The six-member Monetary Policy Committee
(MPC), headed by RBI Governor Shaktikanta Das
, on Thursday cut key policy rate by 25 basis points as falling inflation provided room for policy easing.
After the cut, the repo rate stood at 6.25 per cent. Likewise, the reverse repo rate adjusted to 6 per cent, and the marginal standing facility (MSF) rate and bank rate to 6.5 per cent.
Repo is the rate at which RBI lends to commercial banks, whereas reverse repo is the short-term borrowing rate at which the central bank borrows from other banks. The marginal cost of funds-based lending rate (MCLR) is the minimum interest rate below which a bank is not permitted to lend, barring a few exceptional cases permitted by RBI.
The headline inflation is projected to remain soft in the near term, reflecting the current low level of inflation and benign food inflation outlook
The MPC also changed the policy stance to ‘neutral’ from ‘calibrated tightening’. RBI said the decision to change the monetary policy stance was unanimous. “The shift in stance to ‘neutral’ would provide flexibility to meet growth challenges,” Das said.
MPC members Ravindra H Dholakia, Pami Dua, Michael Debabrata Patra and Shaktikanta Das voted in favour of the decision, while Chetan Ghate and Viral V Acharya voted to keep the policy rate unchanged.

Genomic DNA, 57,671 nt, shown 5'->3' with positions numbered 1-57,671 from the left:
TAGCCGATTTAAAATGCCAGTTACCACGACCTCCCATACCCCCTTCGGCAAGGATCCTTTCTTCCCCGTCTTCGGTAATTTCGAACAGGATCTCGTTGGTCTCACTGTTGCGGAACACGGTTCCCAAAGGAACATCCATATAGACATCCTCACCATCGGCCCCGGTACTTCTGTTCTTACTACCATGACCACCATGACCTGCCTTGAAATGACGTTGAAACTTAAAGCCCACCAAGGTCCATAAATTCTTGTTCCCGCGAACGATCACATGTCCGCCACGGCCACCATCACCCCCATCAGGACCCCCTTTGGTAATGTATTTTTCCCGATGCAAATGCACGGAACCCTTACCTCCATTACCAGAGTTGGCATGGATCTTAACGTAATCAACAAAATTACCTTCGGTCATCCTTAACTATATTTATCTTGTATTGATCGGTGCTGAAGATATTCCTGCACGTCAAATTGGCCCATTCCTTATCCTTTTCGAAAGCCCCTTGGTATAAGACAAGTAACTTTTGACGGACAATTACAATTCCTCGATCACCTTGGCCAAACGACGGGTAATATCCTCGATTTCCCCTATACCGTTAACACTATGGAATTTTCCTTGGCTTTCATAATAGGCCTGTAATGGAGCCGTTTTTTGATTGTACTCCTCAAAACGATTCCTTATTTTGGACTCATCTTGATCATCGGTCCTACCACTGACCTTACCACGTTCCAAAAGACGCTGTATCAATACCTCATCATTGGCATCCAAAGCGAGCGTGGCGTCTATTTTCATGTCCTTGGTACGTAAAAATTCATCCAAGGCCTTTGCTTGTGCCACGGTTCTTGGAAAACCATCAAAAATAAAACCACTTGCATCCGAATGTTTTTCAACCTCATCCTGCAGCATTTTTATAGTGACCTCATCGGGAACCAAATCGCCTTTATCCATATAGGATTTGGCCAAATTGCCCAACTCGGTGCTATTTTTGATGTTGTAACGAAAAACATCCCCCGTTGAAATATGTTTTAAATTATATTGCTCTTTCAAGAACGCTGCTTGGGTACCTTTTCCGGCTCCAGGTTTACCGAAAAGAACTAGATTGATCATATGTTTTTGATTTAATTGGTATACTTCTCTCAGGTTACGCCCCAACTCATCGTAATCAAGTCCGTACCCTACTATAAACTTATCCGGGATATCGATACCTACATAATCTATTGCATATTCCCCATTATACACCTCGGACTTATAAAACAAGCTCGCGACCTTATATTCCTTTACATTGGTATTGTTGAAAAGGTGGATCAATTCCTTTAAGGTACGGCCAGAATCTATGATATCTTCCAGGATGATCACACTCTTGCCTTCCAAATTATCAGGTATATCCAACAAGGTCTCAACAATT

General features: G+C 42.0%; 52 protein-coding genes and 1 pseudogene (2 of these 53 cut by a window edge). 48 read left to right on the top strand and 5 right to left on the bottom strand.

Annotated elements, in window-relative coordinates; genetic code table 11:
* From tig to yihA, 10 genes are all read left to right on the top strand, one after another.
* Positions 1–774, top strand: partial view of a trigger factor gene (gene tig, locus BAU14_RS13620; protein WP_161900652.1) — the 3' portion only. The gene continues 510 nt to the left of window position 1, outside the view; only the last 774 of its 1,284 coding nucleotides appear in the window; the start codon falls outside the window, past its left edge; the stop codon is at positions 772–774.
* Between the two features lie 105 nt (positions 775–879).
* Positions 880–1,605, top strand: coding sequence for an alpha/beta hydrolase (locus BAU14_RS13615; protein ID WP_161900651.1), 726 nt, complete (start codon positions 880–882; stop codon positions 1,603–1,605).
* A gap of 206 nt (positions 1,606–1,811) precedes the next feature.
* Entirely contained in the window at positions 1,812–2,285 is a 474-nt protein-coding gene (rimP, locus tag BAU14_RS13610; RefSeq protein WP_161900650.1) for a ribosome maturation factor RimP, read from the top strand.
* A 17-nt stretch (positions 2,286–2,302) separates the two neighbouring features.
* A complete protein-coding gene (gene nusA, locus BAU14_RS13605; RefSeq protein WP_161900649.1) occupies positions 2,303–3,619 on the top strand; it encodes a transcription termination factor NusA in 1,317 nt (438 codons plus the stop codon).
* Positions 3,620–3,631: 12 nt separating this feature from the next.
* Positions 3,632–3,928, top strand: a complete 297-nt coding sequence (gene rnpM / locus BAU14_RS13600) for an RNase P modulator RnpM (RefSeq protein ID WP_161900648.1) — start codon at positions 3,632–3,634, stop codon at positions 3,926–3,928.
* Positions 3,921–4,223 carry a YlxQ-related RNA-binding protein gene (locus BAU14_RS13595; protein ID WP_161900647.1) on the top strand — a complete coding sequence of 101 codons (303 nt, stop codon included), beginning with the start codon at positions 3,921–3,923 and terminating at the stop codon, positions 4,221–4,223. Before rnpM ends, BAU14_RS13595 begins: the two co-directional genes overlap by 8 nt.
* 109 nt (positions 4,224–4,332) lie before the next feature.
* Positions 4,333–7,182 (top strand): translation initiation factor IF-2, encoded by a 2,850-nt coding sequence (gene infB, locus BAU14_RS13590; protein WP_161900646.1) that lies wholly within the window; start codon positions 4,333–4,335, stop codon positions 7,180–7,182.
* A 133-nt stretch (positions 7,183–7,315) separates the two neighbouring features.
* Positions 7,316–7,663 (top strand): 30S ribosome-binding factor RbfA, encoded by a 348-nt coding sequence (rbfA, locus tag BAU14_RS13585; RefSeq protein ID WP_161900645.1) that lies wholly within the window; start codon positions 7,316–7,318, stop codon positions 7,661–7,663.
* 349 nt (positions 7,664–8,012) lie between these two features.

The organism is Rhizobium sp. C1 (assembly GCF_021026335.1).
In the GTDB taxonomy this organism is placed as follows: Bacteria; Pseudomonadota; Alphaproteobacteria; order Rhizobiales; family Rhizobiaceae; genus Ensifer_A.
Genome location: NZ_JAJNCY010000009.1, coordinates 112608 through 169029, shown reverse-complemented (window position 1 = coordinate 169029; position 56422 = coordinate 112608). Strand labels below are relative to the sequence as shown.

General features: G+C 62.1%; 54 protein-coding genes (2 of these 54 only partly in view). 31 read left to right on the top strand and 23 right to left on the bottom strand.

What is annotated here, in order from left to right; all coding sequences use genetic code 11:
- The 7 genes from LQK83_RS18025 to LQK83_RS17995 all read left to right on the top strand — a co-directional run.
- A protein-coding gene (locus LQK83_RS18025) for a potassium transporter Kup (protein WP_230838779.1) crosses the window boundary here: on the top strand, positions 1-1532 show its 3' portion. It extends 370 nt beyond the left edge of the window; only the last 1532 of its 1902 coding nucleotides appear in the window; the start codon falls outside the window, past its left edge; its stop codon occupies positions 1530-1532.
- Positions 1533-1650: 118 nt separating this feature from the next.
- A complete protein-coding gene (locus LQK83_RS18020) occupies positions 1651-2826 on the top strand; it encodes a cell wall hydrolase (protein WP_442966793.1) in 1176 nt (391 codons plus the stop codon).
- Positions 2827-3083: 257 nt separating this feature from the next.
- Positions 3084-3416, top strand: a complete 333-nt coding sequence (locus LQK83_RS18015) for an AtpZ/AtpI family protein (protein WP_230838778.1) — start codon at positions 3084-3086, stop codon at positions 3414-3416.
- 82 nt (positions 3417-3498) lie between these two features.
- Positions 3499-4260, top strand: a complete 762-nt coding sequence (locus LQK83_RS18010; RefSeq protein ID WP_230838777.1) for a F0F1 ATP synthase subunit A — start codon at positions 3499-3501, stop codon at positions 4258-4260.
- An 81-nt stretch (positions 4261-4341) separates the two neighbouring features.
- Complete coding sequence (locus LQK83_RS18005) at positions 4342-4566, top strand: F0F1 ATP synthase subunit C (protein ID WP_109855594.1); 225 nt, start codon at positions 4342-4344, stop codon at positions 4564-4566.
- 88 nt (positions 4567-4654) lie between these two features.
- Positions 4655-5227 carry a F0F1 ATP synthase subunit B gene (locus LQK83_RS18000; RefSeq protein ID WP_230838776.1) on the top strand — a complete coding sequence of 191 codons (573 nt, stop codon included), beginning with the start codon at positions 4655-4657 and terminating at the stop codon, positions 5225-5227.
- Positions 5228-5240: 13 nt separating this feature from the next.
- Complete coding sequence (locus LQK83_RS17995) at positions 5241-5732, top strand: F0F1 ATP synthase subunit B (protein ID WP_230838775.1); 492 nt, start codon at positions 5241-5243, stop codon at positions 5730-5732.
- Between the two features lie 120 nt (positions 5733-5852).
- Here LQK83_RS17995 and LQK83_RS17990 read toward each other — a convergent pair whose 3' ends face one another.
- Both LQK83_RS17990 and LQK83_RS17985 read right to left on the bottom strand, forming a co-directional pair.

Here is a look at the key takeaways from the money policy review:
> GDP: RBI projects GDP to expand at 7.4 per cent in 2019-20 – 7.2-7.4 per cent in H1, and 7.5 per cent in Q3 – with the risks evenly balanced.
> Liquidity: Das said RBI is continuously monitoring the liquidity situation and infusing liquidity as per requirement. Credit flow to industries remained muted in October-December. “We do not want to prejudge the liquidity situation. The position is in surplus in February,” he said.
> Inflation: RBI says deflation in food items led to soft headline inflation. The central bank sees consumer price inflation at 2.4 during January-March and 3.2-3.4 per cent during April-September. The possibility of fiscal slippages is factored into the inflation projections, the governor said.
> Financial markets: According to RBI, global financial markets began the year on a calmer note after a turbulent December. Among advanced economies, the US equity market recovered from a sharp selloff in December, triggered by Fed’s monetary policy tightening, trade tensions and the government shutdown. Emerging stock markets, which declined in December on a slew of soft economic data, saw some gains on expectation of accommodative monetary policy stances in major economies. The 10-year yield in the US, which fell to a multi-month low in December, rose in January as crude oil prices edged up and risk sentiment turned positive, though softening of the Fed stance restricted the gains.
> Farm output: Agricultural output is expected to decelerate in FY19. Rabi sowing so far (up to February 1, 2019) has been lower than that in the previous year, but the overall shortfall of 4 per cent across various crops is expected to catch up as the season ends. Lower rabi sowing reflects a deficient northeast monsoon (44 per cent below the long period average). However, storage in major reservoirs – the main source of irrigation for the rabi season – stood at 44 per cent of the full reservoir level (as on January 31, 2019), which was marginally higher than that in the previous year. An extended period of cold weather this winter is likely to boost wheat yields, which would partly offset the shortfall, if any, in the area sown.